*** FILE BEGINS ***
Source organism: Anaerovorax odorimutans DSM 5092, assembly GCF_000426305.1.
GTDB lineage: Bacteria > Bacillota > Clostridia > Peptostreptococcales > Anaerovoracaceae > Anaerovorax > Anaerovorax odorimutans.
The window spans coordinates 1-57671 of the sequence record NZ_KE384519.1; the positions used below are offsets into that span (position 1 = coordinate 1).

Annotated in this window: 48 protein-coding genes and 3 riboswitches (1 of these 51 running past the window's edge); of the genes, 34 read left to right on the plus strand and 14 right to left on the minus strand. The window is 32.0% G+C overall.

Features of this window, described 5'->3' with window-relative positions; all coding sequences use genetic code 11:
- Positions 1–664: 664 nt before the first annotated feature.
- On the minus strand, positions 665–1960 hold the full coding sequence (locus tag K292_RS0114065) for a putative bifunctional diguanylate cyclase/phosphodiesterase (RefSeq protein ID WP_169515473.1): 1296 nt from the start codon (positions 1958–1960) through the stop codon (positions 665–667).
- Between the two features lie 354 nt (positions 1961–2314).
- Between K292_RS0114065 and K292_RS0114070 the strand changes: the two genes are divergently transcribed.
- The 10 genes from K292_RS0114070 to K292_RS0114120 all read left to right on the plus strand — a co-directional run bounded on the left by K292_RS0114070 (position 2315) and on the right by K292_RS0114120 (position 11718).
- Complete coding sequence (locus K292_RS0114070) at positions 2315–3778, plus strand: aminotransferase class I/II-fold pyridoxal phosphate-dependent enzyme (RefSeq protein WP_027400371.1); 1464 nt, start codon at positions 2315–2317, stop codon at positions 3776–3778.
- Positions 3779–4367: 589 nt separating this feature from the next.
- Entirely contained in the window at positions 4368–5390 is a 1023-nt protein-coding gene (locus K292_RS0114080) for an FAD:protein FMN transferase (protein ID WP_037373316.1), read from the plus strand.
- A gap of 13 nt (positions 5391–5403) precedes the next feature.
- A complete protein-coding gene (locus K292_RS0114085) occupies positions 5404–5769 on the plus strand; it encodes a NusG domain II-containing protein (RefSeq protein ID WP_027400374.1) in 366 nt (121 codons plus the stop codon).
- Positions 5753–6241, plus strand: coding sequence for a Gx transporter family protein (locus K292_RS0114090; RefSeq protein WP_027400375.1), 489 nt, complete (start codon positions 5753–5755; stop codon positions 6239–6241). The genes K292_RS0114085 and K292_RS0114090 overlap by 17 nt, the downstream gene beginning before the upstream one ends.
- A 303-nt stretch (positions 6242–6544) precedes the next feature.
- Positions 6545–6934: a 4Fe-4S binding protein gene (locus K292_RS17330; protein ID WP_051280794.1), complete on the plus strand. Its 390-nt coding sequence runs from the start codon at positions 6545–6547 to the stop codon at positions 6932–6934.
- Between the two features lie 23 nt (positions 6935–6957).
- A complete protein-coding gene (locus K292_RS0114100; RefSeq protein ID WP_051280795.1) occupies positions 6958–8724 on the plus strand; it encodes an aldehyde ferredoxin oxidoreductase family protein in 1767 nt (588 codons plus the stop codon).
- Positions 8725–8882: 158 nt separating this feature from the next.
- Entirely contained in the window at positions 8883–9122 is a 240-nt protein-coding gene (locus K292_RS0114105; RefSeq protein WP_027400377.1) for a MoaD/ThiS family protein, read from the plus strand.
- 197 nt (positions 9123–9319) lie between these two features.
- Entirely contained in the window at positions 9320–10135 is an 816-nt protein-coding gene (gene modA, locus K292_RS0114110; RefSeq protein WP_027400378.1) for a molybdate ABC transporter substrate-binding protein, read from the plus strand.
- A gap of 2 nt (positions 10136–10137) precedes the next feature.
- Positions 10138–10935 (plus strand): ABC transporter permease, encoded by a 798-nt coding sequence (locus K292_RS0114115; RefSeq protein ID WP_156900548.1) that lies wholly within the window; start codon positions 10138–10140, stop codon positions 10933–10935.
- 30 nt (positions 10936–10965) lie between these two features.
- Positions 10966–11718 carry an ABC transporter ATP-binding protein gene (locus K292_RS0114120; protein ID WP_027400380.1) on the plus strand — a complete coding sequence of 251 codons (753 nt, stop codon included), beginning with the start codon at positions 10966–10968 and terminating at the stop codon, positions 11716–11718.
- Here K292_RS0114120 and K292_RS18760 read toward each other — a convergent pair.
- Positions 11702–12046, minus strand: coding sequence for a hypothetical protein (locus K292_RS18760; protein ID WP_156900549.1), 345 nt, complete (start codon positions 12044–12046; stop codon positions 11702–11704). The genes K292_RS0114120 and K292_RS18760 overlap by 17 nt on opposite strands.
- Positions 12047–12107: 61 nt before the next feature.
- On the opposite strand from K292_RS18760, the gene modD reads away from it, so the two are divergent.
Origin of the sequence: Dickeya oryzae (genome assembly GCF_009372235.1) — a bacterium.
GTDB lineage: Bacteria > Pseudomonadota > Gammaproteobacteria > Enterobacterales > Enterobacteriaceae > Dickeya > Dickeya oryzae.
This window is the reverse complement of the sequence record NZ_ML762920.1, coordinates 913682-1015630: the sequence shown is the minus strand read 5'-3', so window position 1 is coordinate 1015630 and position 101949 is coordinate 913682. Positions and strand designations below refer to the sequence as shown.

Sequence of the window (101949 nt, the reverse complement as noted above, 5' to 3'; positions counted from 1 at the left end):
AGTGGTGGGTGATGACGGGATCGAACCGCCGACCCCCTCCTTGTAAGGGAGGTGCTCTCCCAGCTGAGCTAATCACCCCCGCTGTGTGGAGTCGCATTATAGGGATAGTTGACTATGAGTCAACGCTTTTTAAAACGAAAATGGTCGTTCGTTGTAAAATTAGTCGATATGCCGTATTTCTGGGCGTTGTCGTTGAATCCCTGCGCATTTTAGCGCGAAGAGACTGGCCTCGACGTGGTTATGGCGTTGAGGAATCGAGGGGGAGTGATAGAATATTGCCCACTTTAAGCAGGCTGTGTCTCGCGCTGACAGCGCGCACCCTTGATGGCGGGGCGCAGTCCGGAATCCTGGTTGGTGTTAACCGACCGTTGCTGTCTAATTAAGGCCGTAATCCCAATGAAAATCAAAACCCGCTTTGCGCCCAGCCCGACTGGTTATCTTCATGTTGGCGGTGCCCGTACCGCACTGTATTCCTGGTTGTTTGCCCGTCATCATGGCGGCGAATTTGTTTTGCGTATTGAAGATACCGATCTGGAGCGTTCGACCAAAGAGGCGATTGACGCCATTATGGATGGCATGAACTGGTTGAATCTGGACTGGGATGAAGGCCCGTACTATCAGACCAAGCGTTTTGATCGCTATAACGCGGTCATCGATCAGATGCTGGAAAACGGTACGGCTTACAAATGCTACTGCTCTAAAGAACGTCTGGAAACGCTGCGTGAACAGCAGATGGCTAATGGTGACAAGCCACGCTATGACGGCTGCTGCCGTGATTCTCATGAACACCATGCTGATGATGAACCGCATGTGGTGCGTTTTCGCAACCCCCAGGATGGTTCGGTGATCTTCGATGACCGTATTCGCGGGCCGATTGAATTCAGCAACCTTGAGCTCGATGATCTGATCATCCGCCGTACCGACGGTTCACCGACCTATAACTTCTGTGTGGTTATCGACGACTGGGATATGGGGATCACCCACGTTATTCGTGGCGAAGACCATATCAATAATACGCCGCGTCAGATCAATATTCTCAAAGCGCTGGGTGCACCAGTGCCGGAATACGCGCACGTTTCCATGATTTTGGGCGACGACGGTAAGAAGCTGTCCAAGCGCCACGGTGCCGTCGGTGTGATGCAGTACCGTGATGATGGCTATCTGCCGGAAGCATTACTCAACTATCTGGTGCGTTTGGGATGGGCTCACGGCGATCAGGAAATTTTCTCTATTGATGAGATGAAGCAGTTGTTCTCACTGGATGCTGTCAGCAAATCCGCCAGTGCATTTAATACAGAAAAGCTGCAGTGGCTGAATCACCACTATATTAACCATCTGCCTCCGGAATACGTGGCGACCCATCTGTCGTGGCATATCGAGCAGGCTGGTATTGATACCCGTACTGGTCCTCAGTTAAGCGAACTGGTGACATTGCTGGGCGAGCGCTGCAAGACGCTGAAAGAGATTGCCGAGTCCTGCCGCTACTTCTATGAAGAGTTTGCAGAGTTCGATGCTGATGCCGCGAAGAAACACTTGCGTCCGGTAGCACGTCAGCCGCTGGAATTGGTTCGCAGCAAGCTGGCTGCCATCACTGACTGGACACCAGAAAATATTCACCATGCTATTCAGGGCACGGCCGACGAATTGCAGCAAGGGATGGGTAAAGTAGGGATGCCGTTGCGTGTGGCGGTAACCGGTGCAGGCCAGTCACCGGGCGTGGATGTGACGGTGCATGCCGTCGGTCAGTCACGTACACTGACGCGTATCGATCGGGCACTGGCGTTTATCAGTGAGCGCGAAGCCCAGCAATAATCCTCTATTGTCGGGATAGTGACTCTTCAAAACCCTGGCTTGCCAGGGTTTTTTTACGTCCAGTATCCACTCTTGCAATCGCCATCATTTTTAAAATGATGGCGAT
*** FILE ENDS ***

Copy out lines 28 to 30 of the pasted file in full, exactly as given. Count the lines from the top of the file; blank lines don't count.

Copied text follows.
- Positions 10966–11718 carry an ABC transporter ATP-binding protein gene (locus K292_RS0114120; protein ID WP_027400380.1) on the plus strand — a complete coding sequence of 251 codons (753 nt, stop codon included), beginning with the start codon at positions 10966–10968 and terminating at the stop codon, positions 11716–11718.
- Here K292_RS0114120 and K292_RS18760 read toward each other — a convergent pair.
- Positions 11702–12046, minus strand: coding sequence for a hypothetical protein (locus K292_RS18760; protein ID WP_156900549.1), 345 nt, complete (start codon positions 12044–12046; stop codon positions 11702–11704). The genes K292_RS0114120 and K292_RS18760 overlap by 17 nt on opposite strands.